As we predicted last week, the United Nations General Assembly approved a resolution condemning the U.S. embargo of Cuba. This was not, we confess, a very difficult prediction to make, since the U.N. has made this statement for twenty years. We also predict the U.N. will keep on doing so until the policy changes. In the meanwhile, we enjoyed The Nation’s stellar description of the vote saying the resolution was adopted by a “thumping majority.” That was good writing.
Here’s something, however, we didn’t anticipate; namely, that people would still be pouring over the presidential election vote in Florida and, at this late date, arguing over what it means. These are not unconnected events.
Ian Williams, a senior analyst with Foreign Policy in Focus put it this way:
“The UN vote on the Cuba embargo reminds us yet again that U.S. foreign policy is concocted in a bubble detached from the real world, where most nations recognize that the boycott is designed to pander to the most reactionary Cuban émigrés in Florida.”
This is why there is a lot of hand-wringing and hand-waving over who exactly won the Cuban American vote in Florida. We know that President Obama won the Latino vote nationally, won Florida and, as former U.S. Senator George LeMieux put it, “it even appears that President Obama may have won the Cuban vote in Florida, a previously unimaginable result.” His thinking was in line with Miami Democratic pollster Bendixen & Amandi International whose exit polls showed Mr. Obama won the Cuban vote, 51-49 percent over Romney.
The Miami Herald also reported, “Obama actually won Cuban-Americans who voted on Election Day itself, taking 53% of their vote compared to 47 percent for Republican Mitt Romney.” But the Herald, like others, goes on to say that, in the end, “Romney narrowly carried Cuban-Americans, 52-48 percent, which is a decrease for Republicans when compared to 2008.” Anyhow, as ABC News concluded, “Cuban-Americans (are) No Longer a Sure Bet for the GOP.”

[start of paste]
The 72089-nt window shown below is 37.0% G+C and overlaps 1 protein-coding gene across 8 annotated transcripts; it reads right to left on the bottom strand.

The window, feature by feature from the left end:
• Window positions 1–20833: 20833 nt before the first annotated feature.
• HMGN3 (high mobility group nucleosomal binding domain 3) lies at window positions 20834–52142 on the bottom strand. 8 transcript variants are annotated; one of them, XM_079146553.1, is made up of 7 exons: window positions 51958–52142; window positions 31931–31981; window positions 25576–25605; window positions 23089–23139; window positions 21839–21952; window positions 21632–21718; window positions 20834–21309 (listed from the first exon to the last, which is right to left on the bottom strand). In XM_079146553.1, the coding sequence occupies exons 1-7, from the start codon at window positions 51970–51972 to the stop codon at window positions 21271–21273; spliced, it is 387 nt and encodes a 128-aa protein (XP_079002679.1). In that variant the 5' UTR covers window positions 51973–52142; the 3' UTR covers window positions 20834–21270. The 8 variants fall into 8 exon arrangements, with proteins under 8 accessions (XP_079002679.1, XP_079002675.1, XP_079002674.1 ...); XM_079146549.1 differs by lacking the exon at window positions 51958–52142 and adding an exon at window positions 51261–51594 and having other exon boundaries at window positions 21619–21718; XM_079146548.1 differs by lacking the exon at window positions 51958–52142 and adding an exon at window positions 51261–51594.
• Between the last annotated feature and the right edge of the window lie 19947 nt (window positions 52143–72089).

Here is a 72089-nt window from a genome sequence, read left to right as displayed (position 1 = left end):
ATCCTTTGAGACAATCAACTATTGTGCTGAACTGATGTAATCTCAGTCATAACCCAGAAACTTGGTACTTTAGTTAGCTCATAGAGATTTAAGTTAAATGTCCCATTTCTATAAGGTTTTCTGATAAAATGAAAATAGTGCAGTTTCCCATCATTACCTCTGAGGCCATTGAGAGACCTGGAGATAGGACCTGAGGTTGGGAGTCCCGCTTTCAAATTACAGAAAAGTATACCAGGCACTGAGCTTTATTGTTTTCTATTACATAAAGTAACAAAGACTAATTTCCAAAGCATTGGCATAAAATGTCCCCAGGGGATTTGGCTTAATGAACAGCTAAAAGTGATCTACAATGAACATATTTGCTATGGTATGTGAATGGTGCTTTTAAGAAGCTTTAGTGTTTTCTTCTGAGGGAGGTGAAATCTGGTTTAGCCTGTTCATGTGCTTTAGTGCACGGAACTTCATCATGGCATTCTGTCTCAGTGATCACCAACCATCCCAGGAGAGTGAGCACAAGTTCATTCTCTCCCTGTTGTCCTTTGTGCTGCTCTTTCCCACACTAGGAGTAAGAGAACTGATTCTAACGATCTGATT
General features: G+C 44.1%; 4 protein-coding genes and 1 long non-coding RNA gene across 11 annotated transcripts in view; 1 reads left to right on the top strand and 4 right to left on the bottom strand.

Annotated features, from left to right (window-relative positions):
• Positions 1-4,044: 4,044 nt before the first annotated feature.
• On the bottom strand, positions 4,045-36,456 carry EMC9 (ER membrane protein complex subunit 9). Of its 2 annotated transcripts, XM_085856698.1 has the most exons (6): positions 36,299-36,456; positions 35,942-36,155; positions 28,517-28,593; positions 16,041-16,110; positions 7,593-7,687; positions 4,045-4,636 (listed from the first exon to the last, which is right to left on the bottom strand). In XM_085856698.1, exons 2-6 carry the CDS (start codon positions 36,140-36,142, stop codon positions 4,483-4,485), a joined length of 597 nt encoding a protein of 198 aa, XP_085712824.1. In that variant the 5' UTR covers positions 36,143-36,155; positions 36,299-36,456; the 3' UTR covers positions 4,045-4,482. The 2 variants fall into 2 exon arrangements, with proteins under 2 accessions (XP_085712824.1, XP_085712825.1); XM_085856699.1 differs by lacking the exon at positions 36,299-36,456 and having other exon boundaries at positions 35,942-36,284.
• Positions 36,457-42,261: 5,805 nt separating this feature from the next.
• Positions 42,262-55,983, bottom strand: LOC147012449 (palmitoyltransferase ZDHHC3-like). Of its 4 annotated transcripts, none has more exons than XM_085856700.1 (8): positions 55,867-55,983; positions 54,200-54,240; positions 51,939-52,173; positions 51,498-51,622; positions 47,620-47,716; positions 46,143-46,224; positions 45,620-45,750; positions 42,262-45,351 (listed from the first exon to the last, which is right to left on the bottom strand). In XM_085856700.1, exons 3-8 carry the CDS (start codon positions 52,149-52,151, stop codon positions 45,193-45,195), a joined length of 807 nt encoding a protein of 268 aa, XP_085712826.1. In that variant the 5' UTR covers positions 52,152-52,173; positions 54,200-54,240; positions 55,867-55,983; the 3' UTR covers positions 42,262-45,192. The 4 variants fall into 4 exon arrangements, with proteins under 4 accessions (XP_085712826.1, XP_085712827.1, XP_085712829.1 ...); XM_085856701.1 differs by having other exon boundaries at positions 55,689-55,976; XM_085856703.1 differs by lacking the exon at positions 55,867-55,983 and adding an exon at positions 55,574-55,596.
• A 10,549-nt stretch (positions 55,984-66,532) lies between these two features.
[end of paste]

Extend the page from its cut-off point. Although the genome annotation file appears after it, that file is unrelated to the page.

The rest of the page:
Mauricio Claver-Carone, who runs the Cuba Democracy Public Advocacy Corp., and supported Governor Romney, said these historically high defections were the fault of Paul Ryan, Mr. Romney’s vice presidential nominee, who was against the embargo before he was for it. That, he said, “created skepticism among some Cuban-Americans and gave them (Democrats) an opening to make a case on economic and social issues.”
This is actually quite clever. Think about what Mr. Claver-Carone is arguing: the biggest supporters of a hardline policy, who didn’t think the Romney ticket was hardline enough, voted instead for the candidate Mr. Claver-Carone had previously said was guilty of “unilateral appeasement” of the Castro government.
Will this mean anything for Cuba policy going forward? It should. If the Cuban-American community that has insisted that the U.S. stick with the embargo policy for five decades is now divided, it will be exposed as a political façade, a Potemkin village, freeing the political system at last to the change the policy.
Back to Mr. Williams: “Obama, embarking on a second term, and winning Florida despite the Cuban vote, owes them nothing. He should use his influence to call off the embargo and allow free travel to and from Cuba.”
That is an idea that would win a thumping majority not just in the U.N. but throughout our country as well.